Many Buddhists observe Vesak Day by taking time from their normal activities to practice meditation and reflection. Most people visit temples during this time because that's where monks will conduct religious ceremonies and offer blessings to those who attend their services.

As well as being a religious holiday, Waisak' is an occasion for family reunions because it coincides with Spring Festival (Chinese New Year) and Father's Day celebrations held around Southeast Asia every year.

Visak Bochea celebration in Cambodia

The Cambodian national holiday known as "Visak Bochea Day" occurs on the full moon of the sixth month of the Buddhist lunar calendar, which is often in May according to the Gregorian calendar. Visak Bochea honours Buddha's birth, enlightenment, and death (nirvana).

Cambodian Buddhists gather at pagodas before sunrise to sing hymns and raise the Buddhist flag in a solemn ceremony. During Visak Bochea, monks recite scriptures and sermons intending to bring about harmony and prosperity. Flowers, candles, and incense are standard offerings. Birds may be released as a sign of freedom in some ceremonies.

In Buddhism, there are Four Noble Truths:

  1. Existence is suffering.
  2. This suffering is caused by human craving.
  3. There is a cessation of suffering called nirvana.
  4. Nirvana can be achieved through the Eightfold Path.

Vesak Holiday Celebration in Sri Lanka

The origins of this festival can be traced back to Buddha's birth, enlightenment, and death (the "Triple Gem"). 

All bars and slaughterhouses are closed during the two-day Vesak holiday around the first full moon in May. Locals celebrate at temples by lighting candles and lanterns and adorning their homes with decorations. Throughout the nation, 'Dansalas', free buffets for monks and the less fortunate, are opened, and pandols, decorative gateways signifying enlightenment, are erected. These pandols each reflect a distinct element of the Buddha's tale.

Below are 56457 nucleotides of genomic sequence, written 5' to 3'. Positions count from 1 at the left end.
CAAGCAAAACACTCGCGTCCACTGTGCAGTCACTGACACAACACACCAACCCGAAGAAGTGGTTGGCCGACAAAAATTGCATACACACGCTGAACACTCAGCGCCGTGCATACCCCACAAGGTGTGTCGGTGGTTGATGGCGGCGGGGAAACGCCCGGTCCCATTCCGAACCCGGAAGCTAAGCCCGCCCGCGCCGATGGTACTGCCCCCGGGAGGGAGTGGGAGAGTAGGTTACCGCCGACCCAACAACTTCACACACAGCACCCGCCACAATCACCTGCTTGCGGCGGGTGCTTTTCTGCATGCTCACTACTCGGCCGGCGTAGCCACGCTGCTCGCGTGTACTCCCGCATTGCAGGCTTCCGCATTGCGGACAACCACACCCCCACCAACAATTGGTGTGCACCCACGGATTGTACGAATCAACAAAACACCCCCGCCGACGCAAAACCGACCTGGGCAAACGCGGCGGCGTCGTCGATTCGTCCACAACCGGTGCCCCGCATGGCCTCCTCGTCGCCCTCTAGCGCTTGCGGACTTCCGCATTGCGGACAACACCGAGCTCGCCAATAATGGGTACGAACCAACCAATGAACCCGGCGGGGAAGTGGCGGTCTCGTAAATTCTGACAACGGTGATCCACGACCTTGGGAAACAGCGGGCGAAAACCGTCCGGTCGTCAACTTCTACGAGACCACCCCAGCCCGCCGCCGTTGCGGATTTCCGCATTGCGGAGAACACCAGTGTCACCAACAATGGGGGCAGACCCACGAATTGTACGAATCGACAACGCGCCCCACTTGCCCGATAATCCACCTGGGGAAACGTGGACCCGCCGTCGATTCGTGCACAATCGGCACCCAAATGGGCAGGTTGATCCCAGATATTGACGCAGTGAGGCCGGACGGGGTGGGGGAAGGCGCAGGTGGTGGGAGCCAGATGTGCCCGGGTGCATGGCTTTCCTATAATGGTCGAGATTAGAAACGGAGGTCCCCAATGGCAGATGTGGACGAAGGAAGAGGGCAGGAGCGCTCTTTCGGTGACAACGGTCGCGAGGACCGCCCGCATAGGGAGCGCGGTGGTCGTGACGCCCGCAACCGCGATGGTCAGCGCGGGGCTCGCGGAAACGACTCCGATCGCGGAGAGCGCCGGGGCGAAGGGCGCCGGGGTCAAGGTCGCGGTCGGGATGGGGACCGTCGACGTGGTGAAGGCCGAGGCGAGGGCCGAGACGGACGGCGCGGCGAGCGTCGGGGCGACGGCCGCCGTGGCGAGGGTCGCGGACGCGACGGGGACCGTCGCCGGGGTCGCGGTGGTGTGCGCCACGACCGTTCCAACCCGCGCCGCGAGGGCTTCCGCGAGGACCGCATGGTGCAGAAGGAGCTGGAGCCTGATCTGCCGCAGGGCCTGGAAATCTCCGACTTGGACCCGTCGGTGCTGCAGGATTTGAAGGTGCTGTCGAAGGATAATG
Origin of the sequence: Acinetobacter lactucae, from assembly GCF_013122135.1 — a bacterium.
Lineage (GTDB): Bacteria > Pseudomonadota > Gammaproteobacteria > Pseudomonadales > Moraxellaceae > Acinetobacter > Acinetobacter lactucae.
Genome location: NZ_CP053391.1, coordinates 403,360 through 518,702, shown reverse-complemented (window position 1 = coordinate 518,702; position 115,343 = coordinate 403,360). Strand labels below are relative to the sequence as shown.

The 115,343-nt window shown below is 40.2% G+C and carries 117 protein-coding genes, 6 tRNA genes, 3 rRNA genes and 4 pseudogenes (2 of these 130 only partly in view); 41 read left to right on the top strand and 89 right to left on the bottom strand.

Le Phat Dan in Vietnam

This celebration lasts for three days and attracts millions of people to temples all over Vietnam. Many people follow their faith in Buddhism with great dedication and joy. 

Pagodas are places of worship for Buddhists. They listen to explanations of the Buddha's teachings and give offerings to monks as a sign of their profound thanks. People congregate in the streets to watch spectacular parades that feature flower cars decorated in bright colours. On this day, pagodas distribute gifts to members of the community who are less fortunate, sick, or disabled.

Visakha Puja celebration in Thailand

The word "Visakha" means "full moon" or "luminous" in Pali and Sanskrit, respectively; as such, Visakha Puja is also known as Buddha Purnima (or Vesak).